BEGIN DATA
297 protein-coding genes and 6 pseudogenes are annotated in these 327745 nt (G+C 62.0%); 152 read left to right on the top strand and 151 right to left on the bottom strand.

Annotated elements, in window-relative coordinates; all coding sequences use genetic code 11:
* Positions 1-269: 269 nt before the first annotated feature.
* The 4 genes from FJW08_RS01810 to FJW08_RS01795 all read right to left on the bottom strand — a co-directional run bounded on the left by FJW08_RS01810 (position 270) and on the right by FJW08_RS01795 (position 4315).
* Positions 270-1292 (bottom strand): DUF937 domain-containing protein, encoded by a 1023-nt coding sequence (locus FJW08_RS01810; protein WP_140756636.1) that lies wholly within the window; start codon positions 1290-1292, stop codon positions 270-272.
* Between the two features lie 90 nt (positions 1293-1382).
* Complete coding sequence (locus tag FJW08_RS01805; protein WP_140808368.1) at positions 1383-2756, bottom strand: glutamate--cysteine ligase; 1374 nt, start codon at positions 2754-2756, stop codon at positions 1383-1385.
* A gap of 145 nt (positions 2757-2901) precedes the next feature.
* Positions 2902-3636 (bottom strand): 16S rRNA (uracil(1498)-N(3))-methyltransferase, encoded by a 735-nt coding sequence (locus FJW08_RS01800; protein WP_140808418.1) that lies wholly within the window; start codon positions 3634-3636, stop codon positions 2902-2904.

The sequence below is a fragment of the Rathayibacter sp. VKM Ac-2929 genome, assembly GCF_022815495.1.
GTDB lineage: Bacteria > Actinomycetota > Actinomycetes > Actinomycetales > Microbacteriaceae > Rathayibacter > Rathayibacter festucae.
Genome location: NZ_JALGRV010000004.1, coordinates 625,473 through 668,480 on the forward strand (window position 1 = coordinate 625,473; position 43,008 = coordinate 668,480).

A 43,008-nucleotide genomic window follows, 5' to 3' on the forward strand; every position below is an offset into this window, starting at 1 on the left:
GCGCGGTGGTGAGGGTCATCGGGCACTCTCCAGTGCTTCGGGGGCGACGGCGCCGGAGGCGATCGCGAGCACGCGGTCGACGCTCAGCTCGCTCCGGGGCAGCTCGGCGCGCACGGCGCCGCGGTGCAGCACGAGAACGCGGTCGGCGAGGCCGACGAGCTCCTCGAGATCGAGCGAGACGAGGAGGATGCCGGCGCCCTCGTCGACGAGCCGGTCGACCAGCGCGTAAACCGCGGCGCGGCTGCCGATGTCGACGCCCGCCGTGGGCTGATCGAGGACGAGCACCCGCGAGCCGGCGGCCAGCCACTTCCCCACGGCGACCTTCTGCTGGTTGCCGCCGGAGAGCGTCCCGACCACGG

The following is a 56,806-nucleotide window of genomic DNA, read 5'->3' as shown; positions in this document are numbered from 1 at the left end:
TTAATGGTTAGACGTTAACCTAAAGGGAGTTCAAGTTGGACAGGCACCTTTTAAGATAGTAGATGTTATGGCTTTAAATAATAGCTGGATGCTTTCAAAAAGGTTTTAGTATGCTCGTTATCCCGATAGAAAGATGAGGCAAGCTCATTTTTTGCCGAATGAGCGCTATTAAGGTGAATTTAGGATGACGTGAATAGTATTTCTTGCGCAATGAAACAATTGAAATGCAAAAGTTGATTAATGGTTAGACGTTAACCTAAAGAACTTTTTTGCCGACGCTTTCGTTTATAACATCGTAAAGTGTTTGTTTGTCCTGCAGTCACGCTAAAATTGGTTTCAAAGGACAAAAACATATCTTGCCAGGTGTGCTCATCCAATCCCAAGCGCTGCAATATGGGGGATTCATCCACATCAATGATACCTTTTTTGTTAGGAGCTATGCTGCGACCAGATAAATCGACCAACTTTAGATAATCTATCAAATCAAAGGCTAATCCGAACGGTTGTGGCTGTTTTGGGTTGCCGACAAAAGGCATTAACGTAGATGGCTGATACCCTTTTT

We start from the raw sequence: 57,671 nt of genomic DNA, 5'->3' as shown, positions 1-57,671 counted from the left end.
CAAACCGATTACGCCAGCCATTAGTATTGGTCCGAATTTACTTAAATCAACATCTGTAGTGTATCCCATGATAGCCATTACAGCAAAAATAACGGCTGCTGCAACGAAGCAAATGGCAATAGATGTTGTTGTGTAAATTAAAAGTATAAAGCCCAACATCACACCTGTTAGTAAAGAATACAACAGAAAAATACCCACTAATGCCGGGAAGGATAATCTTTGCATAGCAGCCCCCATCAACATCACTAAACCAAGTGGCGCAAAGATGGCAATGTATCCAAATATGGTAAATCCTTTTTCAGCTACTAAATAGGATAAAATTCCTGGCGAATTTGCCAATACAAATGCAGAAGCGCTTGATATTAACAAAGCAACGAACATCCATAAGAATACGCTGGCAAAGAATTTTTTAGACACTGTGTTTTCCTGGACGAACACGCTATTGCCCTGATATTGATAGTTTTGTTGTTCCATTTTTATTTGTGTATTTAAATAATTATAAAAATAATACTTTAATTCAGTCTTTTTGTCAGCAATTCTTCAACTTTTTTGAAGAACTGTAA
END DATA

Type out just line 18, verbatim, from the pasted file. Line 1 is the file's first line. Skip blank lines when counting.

CAAACCGATTACGCCAGCCATTAGTATTGGTCCGAATTTACTTAAATCAACATCTGTAGTGTATCCCATGATAGCCATTACAGCAAAAATAACGGCTGCTGCAACGAAGCAAATGGCAATAGATGTTGTTGTGTAAATTAAAAGTATAAAGCCCAACATCACACCTGTTAGTAAAGAATACAACAGAAAAATACCCACTAATGCCGGGAAGGATAATCTTTGCATAGCAGCCCCCATCAACATCACTAAACCAAGTGGCGCAAAGATGGCAATGTATCCAAATATGGTAAATCCTTTTTCAGCTACTAAATAGGATAAAATTCCTGGCGAATTTGCCAATACAAATGCAGAAGCGCTTGATATTAACAAAGCAACGAACATCCATAAGAATACGCTGGCAAAGAATTTTTTAGACACTGTGTTTTCCTGGACGAACACGCTATTGCCCTGATATTGATAGTTTTGTTGTTCCATTTTTATTTGTGTATTTAAATAATTATAAAAATAATACTTTAATTCAGTCTTTTTGTCAGCAATTCTTCAACTTTTTTGAAGAACTGTAA